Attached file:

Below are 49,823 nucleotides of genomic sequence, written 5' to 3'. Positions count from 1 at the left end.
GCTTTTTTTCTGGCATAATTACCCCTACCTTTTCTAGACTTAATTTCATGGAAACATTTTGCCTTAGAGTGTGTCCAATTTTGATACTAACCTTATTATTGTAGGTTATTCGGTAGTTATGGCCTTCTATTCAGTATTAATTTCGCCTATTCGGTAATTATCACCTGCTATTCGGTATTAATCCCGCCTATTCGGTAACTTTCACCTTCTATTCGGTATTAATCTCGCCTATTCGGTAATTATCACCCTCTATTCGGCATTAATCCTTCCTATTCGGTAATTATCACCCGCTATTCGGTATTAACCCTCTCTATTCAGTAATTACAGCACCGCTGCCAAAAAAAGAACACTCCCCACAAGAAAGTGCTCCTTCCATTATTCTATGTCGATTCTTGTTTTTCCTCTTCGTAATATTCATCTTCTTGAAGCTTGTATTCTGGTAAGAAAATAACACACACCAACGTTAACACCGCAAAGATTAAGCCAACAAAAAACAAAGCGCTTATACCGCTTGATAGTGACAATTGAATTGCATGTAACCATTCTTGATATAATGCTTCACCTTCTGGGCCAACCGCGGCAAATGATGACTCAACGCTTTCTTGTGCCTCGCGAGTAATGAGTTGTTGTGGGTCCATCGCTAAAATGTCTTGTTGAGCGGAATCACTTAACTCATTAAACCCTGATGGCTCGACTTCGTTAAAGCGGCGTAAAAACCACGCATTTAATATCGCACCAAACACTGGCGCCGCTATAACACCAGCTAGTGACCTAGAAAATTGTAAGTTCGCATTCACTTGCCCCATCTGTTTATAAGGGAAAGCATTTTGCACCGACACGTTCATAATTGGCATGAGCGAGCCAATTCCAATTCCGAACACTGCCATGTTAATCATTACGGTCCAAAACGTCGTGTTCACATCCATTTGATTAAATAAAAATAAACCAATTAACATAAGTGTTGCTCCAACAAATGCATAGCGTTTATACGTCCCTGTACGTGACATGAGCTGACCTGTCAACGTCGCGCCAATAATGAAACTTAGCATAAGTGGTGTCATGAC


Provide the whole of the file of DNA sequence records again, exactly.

Below are 49,823 nucleotides of genomic sequence, written 5' to 3'. Positions count from 1 at the left end.
GCTTTTTTTCTGGCATAATTACCCCTACCTTTTCTAGACTTAATTTCATGGAAACATTTTGCCTTAGAGTGTGTCCAATTTTGATACTAACCTTATTATTGTAGGTTATTCGGTAGTTATGGCCTTCTATTCAGTATTAATTTCGCCTATTCGGTAATTATCACCTGCTATTCGGTATTAATCCCGCCTATTCGGTAACTTTCACCTTCTATTCGGTATTAATCTCGCCTATTCGGTAATTATCACCCTCTATTCGGCATTAATCCTTCCTATTCGGTAATTATCACCCGCTATTCGGTATTAACCCTCTCTATTCAGTAATTACAGCACCGCTGCCAAAAAAAGAACACTCCCCACAAGAAAGTGCTCCTTCCATTATTCTATGTCGATTCTTGTTTTTCCTCTTCGTAATATTCATCTTCTTGAAGCTTGTATTCTGGTAAGAAAATAACACACACCAACGTTAACACCGCAAAGATTAAGCCAACAAAAAACAAAGCGCTTATACCGCTTGATAGTGACAATTGAATTGCATGTAACCATTCTTGATATAATGCTTCACCTTCTGGGCCAACCGCGGCAAATGATGACTCAACGCTTTCTTGTGCCTCGCGAGTAATGAGTTGTTGTGGGTCCATCGCTAAAATGTCTTGTTGAGCGGAATCACTTAACTCATTAAACCCTGATGGCTCGACTTCGTTAAAGCGGCGTAAAAACCACGCATTTAATATCGCACCAAACACTGGCGCCGCTATAACACCAGCTAGTGACCTAGAAAATTGTAAGTTCGCATTCACTTGCCCCATCTGTTTATAAGGGAAAGCATTTTGCACCGACACGTTCATAATTGGCATGAGCGAGCCAATTCCAATTCCGAACACTGCCATGTTAATCATTACGGTCCAAAACGTCGTGTTCACATCCATTTGATTAAATAAAAATAAACCAATTAACATAAGTGTTGCTCCAACAAATGCATAGCGTTTATACGTCCCTGTACGTGACATGAGCTGACCTGTCAACGTCGCGCCAATAATGAAACTTAGCATAAGTGGTGTCATGAC